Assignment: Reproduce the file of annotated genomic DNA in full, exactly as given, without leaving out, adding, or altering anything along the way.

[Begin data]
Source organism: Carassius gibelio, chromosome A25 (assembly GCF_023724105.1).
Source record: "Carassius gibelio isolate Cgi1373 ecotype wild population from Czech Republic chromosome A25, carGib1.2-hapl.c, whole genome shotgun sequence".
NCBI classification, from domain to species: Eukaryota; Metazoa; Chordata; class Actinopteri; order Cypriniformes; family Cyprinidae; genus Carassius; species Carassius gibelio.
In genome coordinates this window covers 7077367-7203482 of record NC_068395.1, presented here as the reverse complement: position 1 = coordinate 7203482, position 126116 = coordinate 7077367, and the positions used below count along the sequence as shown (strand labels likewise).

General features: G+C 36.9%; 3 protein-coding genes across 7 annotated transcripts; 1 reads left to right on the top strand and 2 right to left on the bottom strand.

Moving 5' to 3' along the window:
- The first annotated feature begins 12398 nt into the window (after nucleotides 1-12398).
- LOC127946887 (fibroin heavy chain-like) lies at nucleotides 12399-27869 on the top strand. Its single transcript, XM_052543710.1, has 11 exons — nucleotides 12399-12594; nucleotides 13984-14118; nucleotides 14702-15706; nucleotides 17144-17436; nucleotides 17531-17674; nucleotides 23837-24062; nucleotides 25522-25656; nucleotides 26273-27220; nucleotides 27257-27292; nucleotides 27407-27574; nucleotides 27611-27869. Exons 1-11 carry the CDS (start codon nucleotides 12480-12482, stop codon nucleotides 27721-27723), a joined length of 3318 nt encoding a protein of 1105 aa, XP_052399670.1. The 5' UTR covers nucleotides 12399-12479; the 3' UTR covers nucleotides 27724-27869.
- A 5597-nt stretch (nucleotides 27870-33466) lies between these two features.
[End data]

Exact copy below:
Source organism: Carassius gibelio, chromosome A25 (assembly GCF_023724105.1).
Source record: "Carassius gibelio isolate Cgi1373 ecotype wild population from Czech Republic chromosome A25, carGib1.2-hapl.c, whole genome shotgun sequence".
NCBI classification, from domain to species: Eukaryota; Metazoa; Chordata; class Actinopteri; order Cypriniformes; family Cyprinidae; genus Carassius; species Carassius gibelio.
In genome coordinates this window covers 7077367-7203482 of record NC_068395.1, presented here as the reverse complement: position 1 = coordinate 7203482, position 126116 = coordinate 7077367, and the positions used below count along the sequence as shown (strand labels likewise).

General features: G+C 36.9%; 3 protein-coding genes across 7 annotated transcripts; 1 reads left to right on the top strand and 2 right to left on the bottom strand.

Moving 5' to 3' along the window:
- The first annotated feature begins 12398 nt into the window (after nucleotides 1-12398).
- LOC127946887 (fibroin heavy chain-like) lies at nucleotides 12399-27869 on the top strand. Its single transcript, XM_052543710.1, has 11 exons — nucleotides 12399-12594; nucleotides 13984-14118; nucleotides 14702-15706; nucleotides 17144-17436; nucleotides 17531-17674; nucleotides 23837-24062; nucleotides 25522-25656; nucleotides 26273-27220; nucleotides 27257-27292; nucleotides 27407-27574; nucleotides 27611-27869. Exons 1-11 carry the CDS (start codon nucleotides 12480-12482, stop codon nucleotides 27721-27723), a joined length of 3318 nt encoding a protein of 1105 aa, XP_052399670.1. The 5' UTR covers nucleotides 12399-12479; the 3' UTR covers nucleotides 27724-27869.
- A 5597-nt stretch (nucleotides 27870-33466) lies between these two features.